PSYC 845. Child & Adolescent Interventions. A clinical skills course introducing students to evidence-based intervention strategies targeting commonly seen diagnoses in children and adolescents. Developmental, cultural, and familial considerations in treatment are emphasized. Prerequisites: , , (3)
PSYC 846. Geropsychology. Assessment and treatment of older adults and associated issues, including neuropsychological assessment and different diagnosis. Open to both M.A. and Psy.D. Clinical Psychology students. (3)
PSYC 849. Sexuality and Sex Therapy. An advanced elective introducing the student to the assessment and treatment of sexual dysfunction using a biopsychosocial model. Open to both M.A. and Psy.D. Clinical Psychology students. (3)
PSYC 851. Substance Abuse. A survey of basic issues surrounding the conceptualization, etiology, progression assessment, and treatment of chemical abuse, dependence, and addiction, including the study of the family of the chemically dependent individual. (3)
PSYC 853. Behavioral Medicine and Health Psychology. Contemporary theory and practice course exploring the relationship of psychological and behavioral change in relation to medical and other health-related matters. Prerequisite: . (3)
PSYC 854. Rehabilitation Psychology. An advanced elective exploring rehabilitation with special emphasis on the psychological aspects and the psychologist’s role. Treatment models from a neuropsychological and rehabilitative perspective are presented. Prerequisites: , .
PSYC 861. Spiritual Direction and Care of the Soul. An introduction to the contemporary and classical literature and traditions of Christian spirituality and spiritual direction and their relevance to the helping professions. Psychology's neglect of the spiritual life and of the church's tradition of soul care is addressed. (3)
PSYC 862. Advanced Integration of Psychology & Christian Theology. This course will focus on the integration of the Christian faith and clinical psychology. Students will be provided in-depth exposure to the literature regarding Christianity-psychology integration. Specific topics in emerging trends in the field will be selected and analyzed by the class in light of their theological coursework in the doctoral program. Prerequisite: & . (3)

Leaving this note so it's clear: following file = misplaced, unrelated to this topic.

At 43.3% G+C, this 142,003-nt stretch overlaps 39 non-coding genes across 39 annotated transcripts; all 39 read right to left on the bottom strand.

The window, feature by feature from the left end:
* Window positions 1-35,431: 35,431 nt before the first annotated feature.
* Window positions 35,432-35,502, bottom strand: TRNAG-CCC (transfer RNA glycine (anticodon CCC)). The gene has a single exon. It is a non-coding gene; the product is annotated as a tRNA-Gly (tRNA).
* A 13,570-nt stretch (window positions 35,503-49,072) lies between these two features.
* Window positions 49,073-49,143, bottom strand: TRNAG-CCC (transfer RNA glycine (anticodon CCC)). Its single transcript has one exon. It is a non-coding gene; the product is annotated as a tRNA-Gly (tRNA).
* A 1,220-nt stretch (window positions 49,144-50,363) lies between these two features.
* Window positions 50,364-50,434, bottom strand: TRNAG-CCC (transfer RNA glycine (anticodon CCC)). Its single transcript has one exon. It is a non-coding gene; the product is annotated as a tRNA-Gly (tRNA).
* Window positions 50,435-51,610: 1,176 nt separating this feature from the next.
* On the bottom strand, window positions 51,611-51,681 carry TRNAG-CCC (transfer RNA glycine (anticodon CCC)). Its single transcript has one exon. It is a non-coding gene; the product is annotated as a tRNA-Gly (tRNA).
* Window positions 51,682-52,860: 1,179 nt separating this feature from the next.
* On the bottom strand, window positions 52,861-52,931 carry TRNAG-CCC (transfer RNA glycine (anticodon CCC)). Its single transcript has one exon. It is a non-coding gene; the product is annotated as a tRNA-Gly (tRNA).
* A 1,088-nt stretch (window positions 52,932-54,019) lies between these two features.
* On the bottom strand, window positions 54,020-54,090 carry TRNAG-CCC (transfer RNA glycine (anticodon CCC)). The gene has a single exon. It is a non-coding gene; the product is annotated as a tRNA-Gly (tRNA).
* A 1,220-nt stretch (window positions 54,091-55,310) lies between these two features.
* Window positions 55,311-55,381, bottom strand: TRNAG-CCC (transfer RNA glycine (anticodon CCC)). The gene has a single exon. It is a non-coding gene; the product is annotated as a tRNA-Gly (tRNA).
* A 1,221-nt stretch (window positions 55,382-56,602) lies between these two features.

PSYC 891. Advanced Clerkship. Supervised advanced clinical experience in an approved setting. Prerequisites: eight credit hours of PSYC 796 and 2 semesters of PSYC 894. Attendance at Grand Rounds is required. Graded pass/fail. (0)
PSYC 892. Advanced Clerkship II. Supervised advanced clinical experience in an approved setting. Prerequisites: eight credit hours of PSYC 796 and 2 semesters of PSYC 894 and 2 semesters of PSYC 891. Attendance at Grand Rounds required. Graded pass/fail. (0)
PSYC 893. Seminar: Advanced Topics in Clinical Psychology. Advanced topics in clinical psychology presented and discussed in a two-full-day seminar. Readings required prior to attendance. Graded pass/fail. Open to both M.A. and Psy.D. Clinical Psychology students. Program limit: M.A. 4 hours; Psy.D. 12 hours including hours. (1)
PSYC 992. Professional Qualifying Exam (PQE). Professional clinical qualifying exam – the 2nd qualifying exam. Pass/fail. Prerequisites: unless petitioned to Psy.D. Program Clinical Training Committee. (0)
PSYC 999. Clinical Dissertation Continuation. (Part-time). (0)
Revision Date: July 1, 2014